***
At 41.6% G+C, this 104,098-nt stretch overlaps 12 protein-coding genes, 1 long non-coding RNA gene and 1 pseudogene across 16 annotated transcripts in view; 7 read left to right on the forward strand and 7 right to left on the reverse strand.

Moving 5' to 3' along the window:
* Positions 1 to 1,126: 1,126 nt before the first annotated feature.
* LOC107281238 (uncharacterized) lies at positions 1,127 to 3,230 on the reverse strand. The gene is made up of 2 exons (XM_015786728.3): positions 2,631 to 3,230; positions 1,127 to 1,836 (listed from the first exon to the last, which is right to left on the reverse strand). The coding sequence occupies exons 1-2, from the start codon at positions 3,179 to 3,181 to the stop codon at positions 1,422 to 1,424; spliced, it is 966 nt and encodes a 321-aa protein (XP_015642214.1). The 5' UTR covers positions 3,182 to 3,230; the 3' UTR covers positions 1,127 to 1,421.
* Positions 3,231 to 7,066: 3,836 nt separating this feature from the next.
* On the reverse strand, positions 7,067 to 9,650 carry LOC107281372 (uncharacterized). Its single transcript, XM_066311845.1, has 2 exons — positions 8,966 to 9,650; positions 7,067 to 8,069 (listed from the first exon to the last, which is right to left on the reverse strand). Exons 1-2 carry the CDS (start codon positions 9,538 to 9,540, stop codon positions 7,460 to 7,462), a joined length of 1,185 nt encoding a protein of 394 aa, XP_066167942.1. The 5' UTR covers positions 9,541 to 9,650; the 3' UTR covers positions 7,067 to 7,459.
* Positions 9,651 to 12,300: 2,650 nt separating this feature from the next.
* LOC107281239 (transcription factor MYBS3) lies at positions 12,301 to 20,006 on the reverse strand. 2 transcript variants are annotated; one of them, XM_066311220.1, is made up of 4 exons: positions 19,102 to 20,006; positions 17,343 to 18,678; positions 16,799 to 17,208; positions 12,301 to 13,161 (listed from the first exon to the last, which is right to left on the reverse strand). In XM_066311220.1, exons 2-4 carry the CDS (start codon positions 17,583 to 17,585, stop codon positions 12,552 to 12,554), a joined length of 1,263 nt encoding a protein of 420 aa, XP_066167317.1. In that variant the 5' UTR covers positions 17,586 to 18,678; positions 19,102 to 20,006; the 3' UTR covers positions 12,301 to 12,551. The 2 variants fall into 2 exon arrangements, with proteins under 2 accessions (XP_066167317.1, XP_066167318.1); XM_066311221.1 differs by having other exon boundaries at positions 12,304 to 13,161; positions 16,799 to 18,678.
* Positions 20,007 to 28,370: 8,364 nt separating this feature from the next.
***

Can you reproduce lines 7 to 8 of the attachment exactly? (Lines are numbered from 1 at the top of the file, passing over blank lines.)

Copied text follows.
* Positions 9,651 to 12,300: 2,650 nt separating this feature from the next.
* LOC107281239 (transcription factor MYBS3) lies at positions 12,301 to 20,006 on the reverse strand. 2 transcript variants are annotated; one of them, XM_066311220.1, is made up of 4 exons: positions 19,102 to 20,006; positions 17,343 to 18,678; positions 16,799 to 17,208; positions 12,301 to 13,161 (listed from the first exon to the last, which is right to left on the reverse strand). In XM_066311220.1, exons 2-4 carry the CDS (start codon positions 17,583 to 17,585, stop codon positions 12,552 to 12,554), a joined length of 1,263 nt encoding a protein of 420 aa, XP_066167317.1. In that variant the 5' UTR covers positions 17,586 to 18,678; positions 19,102 to 20,006; the 3' UTR covers positions 12,301 to 12,551. The 2 variants fall into 2 exon arrangements, with proteins under 2 accessions (XP_066167317.1, XP_066167318.1); XM_066311221.1 differs by having other exon boundaries at positions 12,304 to 13,161; positions 16,799 to 18,678.